Obama and Independents: The Macro, the Micro and the Forest

Obama and Independents: The Macro, the Micro and the Forest
Jacqueline Salit

The Obama campaign team did everything right. That’s the consensus among journalists, consultants, and the political class. I’ve watched some of them literally swoon over maps of the 50 states showing how the President’s campaign surgically identified pockets of “blue voters”, marooned in “red territory” and drew them to the polls in sufficient numbers to carry a battleground state.

An impressive operation, surely, even if it reminds me—in a spooky way—of the satellite imaging that helps our military track terrorists in Afghanistan and Pakistan. Amazing technology and our obsession with data, fused with the time-tested political machinery of the political parties, has produced a slice-and-dice culture of campaigning where the “micro” rules and where the geeks are inheriting the earth. Or, at least they’re helping the parties maintain control of it.

I am an Obama supporter—one of the independents who voted for him both times. (Our numbers dropped from about 20 million in 2008 to about 16 million in 2012.) I’m very glad he won re-election for many, many reasons. And the methodology of the “micro” surely enabled Obama’s political victory. But I worry that the reductionism of micro-targeting—such as making sure that the 200 voting-age Latinos who moved to Broward County in Florida got the right mailer-obscures the political meaning of the macro. In the old days, we used to call this not being able to see the forest for the trees.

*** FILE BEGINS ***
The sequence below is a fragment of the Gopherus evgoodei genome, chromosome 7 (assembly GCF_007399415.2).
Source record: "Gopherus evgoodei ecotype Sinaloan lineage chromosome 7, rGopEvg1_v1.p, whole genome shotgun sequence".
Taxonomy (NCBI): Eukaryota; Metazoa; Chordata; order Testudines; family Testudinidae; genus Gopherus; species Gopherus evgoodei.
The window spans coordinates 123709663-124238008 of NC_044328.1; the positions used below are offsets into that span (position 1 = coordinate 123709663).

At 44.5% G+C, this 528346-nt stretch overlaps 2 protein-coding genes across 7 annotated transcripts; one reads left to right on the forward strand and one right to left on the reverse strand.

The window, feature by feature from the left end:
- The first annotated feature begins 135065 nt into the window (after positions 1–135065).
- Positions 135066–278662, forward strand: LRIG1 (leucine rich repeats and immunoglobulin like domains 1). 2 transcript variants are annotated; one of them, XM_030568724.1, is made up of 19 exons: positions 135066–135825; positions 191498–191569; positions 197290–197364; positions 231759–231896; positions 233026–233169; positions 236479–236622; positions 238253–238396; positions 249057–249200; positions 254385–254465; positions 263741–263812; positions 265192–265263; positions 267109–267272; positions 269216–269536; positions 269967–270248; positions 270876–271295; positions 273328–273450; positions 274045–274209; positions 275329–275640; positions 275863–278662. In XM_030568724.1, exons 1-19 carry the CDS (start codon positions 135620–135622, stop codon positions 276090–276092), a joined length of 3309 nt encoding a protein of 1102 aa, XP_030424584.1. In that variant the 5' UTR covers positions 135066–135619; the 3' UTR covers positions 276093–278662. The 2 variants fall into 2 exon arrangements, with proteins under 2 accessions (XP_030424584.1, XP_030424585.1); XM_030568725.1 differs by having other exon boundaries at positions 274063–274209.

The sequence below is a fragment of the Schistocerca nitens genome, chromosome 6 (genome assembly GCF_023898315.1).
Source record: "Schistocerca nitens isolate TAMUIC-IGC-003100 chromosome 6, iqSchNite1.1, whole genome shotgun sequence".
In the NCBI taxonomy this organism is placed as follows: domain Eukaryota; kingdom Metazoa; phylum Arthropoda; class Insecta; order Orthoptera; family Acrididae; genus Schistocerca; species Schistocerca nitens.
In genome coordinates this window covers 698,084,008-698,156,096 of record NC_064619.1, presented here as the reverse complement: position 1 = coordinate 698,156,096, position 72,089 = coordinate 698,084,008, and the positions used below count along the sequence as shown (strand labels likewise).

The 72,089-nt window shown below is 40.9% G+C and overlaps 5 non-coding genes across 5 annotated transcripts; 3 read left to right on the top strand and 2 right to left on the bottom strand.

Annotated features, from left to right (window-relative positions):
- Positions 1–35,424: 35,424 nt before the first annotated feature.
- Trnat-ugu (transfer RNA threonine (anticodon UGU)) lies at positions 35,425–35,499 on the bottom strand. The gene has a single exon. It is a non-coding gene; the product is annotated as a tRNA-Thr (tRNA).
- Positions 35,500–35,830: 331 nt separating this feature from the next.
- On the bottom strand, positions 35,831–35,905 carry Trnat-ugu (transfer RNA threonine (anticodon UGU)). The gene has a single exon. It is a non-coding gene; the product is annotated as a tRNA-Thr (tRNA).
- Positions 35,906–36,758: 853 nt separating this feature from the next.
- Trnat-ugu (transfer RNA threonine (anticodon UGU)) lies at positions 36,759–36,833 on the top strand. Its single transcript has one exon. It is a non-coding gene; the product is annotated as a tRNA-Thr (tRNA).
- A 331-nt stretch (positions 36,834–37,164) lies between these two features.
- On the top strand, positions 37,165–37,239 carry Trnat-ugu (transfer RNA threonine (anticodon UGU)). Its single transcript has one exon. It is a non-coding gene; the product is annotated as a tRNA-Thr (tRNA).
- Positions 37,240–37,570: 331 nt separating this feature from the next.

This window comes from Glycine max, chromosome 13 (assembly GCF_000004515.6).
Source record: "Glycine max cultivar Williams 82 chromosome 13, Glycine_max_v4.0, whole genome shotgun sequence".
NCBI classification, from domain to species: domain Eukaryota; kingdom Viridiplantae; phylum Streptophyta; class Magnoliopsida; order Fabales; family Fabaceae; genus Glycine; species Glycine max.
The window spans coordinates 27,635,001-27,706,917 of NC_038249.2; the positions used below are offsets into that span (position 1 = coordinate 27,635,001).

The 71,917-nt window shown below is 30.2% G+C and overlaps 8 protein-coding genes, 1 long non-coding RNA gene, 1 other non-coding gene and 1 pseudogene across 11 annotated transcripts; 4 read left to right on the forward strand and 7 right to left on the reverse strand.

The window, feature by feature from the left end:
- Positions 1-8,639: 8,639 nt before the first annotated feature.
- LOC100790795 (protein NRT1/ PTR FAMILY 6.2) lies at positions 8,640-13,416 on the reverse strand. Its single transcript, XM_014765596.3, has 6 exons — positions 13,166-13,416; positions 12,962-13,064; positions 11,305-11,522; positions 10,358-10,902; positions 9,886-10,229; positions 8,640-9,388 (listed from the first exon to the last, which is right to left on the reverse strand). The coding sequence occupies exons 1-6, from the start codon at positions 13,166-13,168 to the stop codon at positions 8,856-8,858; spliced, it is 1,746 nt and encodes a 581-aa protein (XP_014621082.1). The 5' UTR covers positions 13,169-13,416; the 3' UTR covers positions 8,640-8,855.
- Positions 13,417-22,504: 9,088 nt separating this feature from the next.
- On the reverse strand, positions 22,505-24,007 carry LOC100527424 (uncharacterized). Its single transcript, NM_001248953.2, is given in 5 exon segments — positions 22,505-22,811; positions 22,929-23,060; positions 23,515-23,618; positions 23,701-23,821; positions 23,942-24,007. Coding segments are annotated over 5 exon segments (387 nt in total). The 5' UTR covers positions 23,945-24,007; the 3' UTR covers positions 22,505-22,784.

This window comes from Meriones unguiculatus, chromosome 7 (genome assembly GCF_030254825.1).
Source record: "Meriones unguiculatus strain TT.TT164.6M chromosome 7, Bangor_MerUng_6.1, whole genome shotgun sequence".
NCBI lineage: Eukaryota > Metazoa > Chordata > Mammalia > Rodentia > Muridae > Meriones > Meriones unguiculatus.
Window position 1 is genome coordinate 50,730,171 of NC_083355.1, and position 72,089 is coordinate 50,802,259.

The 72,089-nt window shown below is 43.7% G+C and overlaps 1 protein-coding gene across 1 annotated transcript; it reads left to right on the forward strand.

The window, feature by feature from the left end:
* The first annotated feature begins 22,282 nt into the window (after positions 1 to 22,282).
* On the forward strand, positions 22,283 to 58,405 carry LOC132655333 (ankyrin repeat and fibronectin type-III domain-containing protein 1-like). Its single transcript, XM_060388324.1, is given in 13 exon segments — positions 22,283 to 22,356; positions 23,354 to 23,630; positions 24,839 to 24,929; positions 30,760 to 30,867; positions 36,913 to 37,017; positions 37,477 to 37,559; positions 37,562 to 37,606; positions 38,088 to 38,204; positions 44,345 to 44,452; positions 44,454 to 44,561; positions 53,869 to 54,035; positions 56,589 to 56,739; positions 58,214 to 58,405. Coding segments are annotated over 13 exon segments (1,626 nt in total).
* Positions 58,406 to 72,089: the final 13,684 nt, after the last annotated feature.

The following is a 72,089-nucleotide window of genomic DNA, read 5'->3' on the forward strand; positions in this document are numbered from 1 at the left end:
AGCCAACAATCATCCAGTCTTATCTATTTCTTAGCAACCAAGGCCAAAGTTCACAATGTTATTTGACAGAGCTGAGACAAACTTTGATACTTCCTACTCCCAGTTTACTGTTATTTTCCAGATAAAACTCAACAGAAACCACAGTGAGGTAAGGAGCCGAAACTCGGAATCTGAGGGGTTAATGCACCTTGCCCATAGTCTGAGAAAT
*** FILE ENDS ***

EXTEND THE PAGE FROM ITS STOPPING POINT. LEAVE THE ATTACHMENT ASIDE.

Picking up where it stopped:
In this election, one forest that was missed was the 40 percent of Americans who disalign from the Democrats and Republicans and call themselves independents. Independent voters were an indispensable part of the Obama coalition in 2008. He carried 52 percent of independents nationwide—an 8-point margin over Republican John McCain. That post-partisan coalition provided both the numbers and the heart of the 2008 campaign.

But after the election the Democratic Party, the senior partner in this new and fragile coalition, established its own set of terms for future collaboration with independents. Post-partisanship was simply not their agenda. For obvious reasons—namely that it thrives on partisanship—the Democratic Party was not about to open up a process that they, together with Republicans, currently control.

While leaders of the progressive wing of the independent movement—myself among them—attempted to show the Obama team that this anti-independent posture would cost them support, party stalwarts held their ground and ran the table. The idea that President Obama should appoint some independents to the Federal Election Commission, or authorize a task force to consider ways to remedy the second class status of independent voters (who are locked out at many levels of the election process) was a non-starter. Instead, independents had to hew to the Democrats’ framing of what is troubling America.